The food was so-so, but holy crap, we clicked. What was supposed to be lunch turned into 3.5 hours and only ended because I had to go pick up my mother. We giggled. Our knees kinda sorta touched under the table. He sweetly asked permission to kiss me before he did, and the kiss wasn’t bad at all. I smiled the whole way home. I hadn’t been gone from the restaurant for 20 minutes when he texted and asked if I wanted to hang out that evening. I said yes, and when he texted me his address, it turned out he lives four blocks from me. We ended up watching Harry Potter and Comedy Central and talking until 3:40 AM.
The next few days, we texted, hung out after he got off of work, and it is weird how well we both seemed to fit together. He’s 35, has a reliable job, owns his home, has a stable, normal family who lives in town, is kind, funny, sweet, a good kisser, and doesn’t seem to mind holding my hand. We kind of fell into each other and I wish I could explain it better than saying “we just make sense,” but that’s honestly how I feel. Somewhere along the way,very early on, we decided we weren’t going to see anyone else, and a bit after that, we decided that it suited us to use the boyfriend/girlfriend labels.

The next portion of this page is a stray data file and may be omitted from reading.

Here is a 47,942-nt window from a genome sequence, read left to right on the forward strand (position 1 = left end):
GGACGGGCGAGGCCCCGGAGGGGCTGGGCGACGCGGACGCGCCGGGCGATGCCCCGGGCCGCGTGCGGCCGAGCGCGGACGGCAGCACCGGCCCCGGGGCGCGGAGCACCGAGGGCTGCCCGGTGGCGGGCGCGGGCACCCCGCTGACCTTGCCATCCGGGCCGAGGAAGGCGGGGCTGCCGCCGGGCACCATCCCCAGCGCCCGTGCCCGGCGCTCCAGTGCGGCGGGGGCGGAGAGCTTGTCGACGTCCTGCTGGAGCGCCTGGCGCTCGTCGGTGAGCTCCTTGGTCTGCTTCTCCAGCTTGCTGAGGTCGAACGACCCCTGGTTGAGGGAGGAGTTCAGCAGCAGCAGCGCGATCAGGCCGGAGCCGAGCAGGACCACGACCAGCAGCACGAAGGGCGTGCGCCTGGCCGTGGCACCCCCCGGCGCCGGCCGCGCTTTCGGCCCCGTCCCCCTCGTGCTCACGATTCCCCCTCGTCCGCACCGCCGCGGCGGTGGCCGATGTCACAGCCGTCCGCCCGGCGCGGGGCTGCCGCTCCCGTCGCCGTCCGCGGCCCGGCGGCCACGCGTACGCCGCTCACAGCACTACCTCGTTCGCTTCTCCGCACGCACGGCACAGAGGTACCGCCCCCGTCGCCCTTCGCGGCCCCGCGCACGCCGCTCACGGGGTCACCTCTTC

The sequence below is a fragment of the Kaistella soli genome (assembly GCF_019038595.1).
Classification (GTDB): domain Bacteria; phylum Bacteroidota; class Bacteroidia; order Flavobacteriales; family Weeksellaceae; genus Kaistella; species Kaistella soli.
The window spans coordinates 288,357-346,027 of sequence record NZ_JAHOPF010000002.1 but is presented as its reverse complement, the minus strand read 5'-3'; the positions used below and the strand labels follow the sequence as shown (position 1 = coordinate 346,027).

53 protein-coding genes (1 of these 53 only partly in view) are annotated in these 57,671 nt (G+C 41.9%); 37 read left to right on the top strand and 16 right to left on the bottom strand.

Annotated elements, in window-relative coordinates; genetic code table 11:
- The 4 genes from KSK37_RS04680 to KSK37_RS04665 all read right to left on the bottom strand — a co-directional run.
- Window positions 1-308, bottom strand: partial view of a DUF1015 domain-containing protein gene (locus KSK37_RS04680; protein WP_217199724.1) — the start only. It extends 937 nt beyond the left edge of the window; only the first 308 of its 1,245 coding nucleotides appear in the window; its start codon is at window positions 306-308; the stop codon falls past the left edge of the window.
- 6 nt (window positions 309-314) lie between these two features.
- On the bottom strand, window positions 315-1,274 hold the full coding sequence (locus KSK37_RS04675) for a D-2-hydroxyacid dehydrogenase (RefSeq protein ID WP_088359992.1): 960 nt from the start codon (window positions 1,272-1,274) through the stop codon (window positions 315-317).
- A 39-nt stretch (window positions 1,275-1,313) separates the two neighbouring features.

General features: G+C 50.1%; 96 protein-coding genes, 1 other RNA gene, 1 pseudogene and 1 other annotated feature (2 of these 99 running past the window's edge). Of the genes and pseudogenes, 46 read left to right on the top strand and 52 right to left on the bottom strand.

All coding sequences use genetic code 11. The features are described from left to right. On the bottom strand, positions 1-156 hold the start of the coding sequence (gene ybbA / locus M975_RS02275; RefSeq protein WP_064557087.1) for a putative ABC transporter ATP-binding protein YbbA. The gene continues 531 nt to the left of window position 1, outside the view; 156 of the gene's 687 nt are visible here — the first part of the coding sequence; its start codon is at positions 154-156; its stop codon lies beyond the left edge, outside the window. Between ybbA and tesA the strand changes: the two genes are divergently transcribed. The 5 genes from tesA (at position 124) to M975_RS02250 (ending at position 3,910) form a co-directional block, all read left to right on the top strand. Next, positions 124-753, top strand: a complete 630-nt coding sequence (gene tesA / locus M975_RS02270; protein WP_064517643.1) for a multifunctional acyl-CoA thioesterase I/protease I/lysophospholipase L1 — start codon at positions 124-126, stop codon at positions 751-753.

In a few weeks, I went from hardly talking to him to feeling like I’ve known him for forever. One night last week, I had to drive from northern Illinois to Detroit and back in one marathon drive. Twelve hours on the road, not counting the hour and a half I spent stopping for gas and delivering the packages to the Chrysler plant. I was happy when he called me after he got off work, but I never imagined he would stay up literally all night to talk to me while I was on the road. At times, we didn’t even talk, we just were there, silent, miles apart, but still together.
All these things are wonderful, right? Right.
Except that this relationship is different than all of my previous relationships. It’s less complicated, more intense, faster, deeper, scarier than any other relationship I’ve had. And that’s where Super Anxiety Girl swoops in.